This logbook entry from Destiny 2 states that

WARNING. Novel prion detected in body collagen. Hypothesis: Jovian magnetosphere promotes highly abnormal protein folding. Prognosis: massive sloughing/fraying of basement membranes, Loss of tissue binding, inhibited durotaxis of new cells, delamination of all body tissues into thin sheets. You will fall apart Like an old book.

In other words, Jupiter's magnetic field is causing the body to misfold proteins, resulting in what sounds like an even-nastier-than-normal prion disease - in other words, a misfolded protein that turns other proteins into misfolded proteins. Imagine a zombie apocalypse, but with the building blocks of your body.

While I'm unsure as to whether Jupiter's magnetic field is strong enough to do something like this, I am interested in the concept. Is it possible for a magnetic field to cause proteins to misfold in a way that makes those misfolded proteins capable of misfolding other proteins?

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    $\begingroup$ I plan to cancel my MRI schedule regardless doctors assurance ;p $\endgroup$
    – user6760
    Dec 3, 2021 at 1:19
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    $\begingroup$ No. Almost any chemical interaction will be vastly more likely to result in abnormal protein folding, and I've never heard of anyone getting a prion from drinking coffee (for example). MAYBE if there were large metallic cofactors. $\endgroup$
    – DWKraus
    Dec 3, 2021 at 2:17
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    $\begingroup$ On further review, forget about cofactors. Just no. $\endgroup$
    – DWKraus
    Dec 3, 2021 at 3:54

3 Answers 3


YT How Much Power Does Magneto Need to Rip Iron from Blood? - pretty entertaining to watch without sacrificing science

Fun fact, mentioned in the clip, moving inside the 7T field of a RMI makes you taste metal (by creating currents in your body strong enough to excite the nerves). Remember kids, if you ever wake up inside an MRI machine that you don't want to be in, moooove awaaaaay sloooowly!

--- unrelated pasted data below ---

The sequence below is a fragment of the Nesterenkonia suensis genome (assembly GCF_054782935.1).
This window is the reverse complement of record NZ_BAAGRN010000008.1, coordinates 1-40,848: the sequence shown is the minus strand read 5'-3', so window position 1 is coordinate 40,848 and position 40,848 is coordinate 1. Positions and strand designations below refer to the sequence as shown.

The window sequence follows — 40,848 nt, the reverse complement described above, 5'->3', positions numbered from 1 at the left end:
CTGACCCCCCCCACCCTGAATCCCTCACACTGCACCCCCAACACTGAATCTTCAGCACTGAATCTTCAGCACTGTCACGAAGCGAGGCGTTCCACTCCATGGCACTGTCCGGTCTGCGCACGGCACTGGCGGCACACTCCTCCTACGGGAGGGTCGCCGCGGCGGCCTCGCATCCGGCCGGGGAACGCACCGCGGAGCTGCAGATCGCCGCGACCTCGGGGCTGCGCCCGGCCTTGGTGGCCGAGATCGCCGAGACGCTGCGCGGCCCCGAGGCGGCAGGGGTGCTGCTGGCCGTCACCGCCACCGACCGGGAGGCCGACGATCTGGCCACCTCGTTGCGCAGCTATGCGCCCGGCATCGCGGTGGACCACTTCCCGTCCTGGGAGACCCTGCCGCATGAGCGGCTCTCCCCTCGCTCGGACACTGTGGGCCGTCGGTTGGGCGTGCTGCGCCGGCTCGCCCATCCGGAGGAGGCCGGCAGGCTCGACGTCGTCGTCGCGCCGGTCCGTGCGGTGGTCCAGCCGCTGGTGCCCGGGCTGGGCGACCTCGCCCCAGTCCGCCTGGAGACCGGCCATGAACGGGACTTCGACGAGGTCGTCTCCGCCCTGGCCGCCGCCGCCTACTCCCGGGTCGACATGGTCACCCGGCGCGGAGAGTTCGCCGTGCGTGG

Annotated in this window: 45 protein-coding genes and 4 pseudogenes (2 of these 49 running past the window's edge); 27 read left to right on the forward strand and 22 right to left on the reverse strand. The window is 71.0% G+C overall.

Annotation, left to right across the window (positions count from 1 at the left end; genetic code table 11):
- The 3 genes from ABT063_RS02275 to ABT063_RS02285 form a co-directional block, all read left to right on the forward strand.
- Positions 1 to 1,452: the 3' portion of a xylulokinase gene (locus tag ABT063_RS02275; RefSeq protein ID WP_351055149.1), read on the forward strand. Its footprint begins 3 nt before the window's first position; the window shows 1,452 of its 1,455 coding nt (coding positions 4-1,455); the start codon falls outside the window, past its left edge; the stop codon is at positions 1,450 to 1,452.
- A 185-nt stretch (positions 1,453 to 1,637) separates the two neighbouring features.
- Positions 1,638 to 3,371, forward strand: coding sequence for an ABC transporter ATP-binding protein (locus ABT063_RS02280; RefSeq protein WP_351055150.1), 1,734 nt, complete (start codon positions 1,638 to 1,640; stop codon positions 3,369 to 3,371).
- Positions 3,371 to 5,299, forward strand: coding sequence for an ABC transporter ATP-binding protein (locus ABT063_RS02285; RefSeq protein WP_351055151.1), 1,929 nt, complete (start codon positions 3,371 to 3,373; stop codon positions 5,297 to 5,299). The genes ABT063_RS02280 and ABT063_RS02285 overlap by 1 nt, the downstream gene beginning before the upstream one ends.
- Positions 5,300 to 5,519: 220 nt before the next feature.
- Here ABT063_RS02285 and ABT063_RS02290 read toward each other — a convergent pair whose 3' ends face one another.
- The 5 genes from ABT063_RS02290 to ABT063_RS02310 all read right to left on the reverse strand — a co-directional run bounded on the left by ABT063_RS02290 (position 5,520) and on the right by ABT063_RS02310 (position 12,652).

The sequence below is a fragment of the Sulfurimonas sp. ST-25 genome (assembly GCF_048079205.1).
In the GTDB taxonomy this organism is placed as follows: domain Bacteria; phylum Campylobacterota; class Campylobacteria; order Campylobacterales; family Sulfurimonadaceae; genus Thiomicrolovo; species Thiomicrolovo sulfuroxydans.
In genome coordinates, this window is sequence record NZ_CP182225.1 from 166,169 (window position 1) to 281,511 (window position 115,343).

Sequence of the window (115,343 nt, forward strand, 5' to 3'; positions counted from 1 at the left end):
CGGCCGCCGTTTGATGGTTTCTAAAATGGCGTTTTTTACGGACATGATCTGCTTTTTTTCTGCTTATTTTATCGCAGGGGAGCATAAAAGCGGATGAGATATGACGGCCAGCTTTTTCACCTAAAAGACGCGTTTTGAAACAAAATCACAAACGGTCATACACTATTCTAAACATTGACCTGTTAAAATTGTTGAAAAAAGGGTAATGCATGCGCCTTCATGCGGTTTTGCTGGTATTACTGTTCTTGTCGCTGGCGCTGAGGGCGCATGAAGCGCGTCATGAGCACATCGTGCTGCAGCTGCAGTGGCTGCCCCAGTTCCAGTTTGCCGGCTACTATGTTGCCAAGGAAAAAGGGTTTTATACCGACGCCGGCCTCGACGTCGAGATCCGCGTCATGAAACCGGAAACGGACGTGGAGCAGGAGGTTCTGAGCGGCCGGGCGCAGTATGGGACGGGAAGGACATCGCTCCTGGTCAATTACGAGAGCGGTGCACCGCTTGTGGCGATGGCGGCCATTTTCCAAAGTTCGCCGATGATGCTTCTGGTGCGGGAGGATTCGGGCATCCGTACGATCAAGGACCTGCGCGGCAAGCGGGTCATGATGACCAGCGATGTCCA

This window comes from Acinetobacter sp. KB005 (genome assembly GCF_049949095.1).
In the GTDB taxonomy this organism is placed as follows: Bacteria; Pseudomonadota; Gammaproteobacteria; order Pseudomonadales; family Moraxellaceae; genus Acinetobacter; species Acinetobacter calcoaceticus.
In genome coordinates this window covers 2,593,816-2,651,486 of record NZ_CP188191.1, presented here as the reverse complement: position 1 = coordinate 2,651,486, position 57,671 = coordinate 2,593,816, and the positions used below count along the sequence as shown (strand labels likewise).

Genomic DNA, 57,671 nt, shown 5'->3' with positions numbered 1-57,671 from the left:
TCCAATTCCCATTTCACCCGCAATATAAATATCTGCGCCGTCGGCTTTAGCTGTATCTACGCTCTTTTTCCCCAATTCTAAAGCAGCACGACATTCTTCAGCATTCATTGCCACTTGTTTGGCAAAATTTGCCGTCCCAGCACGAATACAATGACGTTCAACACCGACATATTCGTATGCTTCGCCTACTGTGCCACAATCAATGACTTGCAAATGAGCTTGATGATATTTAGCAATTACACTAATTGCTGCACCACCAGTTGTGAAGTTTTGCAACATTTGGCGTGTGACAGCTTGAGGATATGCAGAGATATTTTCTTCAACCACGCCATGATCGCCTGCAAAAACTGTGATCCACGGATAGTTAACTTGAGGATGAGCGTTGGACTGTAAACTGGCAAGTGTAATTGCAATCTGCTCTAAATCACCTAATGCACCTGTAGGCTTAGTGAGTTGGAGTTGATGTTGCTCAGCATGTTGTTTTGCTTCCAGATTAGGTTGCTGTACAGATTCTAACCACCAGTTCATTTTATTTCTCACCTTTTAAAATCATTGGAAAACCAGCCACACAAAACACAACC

"Human blood and human tissues is in the $-10^{-6}$ to $10^{-6}$ magnetic susceptibility" - that is, ignorable weak. So weak that, before any effects of the magnetic field start to manifest on the protein (and their folding), you will get intensities of the magnetic field that will make the actual chemistry of the elements in your body impossible (by modifying the shape and the energy of the electron shells)

  • $\begingroup$ And will likely give anyone a (likel fatal) seizure from random nerve activations. $\endgroup$
    – Hobbamok
    Dec 3, 2021 at 12:34

Probably it won't do harm.. at least not very quickly.. a few years ago some mad scientist won the IG Nobel for physics with levitation experiments in a magnetic field. The field applied was a lot stronger than Jupiter's, which is about 470 micro tesla at the equator. It took 16 Tesla's (!) to lift a live frog.. it survived the experiment,

enter image description here



  • $\begingroup$ I'm going to be a devil's advocate and point out that the frog was only alive at the time of the levitation, and it sounds like it was only "none the worse for wear" immediately prior to it. Prion diseases don't kill you quickly. $\endgroup$
    Dec 3, 2021 at 0:59
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    $\begingroup$ LOL yeah it was the IG Nobel prize, not the real one. I also doubt, if the animal was observed systematically after the experiment. But it did not cause the animal to cook, or explode.. there were no drastic effects in a field 10e4 times as strong as Jupiter's.. Maybe that is because the frog does not consist of material that can be magnetized. Living tissue, mainly consisting of water. The molecules won't get aligned to the magnetic field lines, forcing deformation. Apparently you need 16 Tesla to let water react to a magnetic field.. and integrity of the tissue is preserved. $\endgroup$
    – Goodies
    Dec 3, 2021 at 1:06

Unfolding a protein it's pretty easy: a change to the environmental condition of that protein can do it, be the change temperature, pH, water concentration, etc.

Unfolding a protein in way that it keeps it active and even capable of transmitting that unfolding to other similar proteins is a completely different game. Since we have prions we know it can happen, but since we don't have as many prions as we have viruses (to the best of our knowledge) it's safe to conclude it is something very rare.

Therefore I doubt a random strong magnetic field can result in the right modification in the right place to achieve this result.


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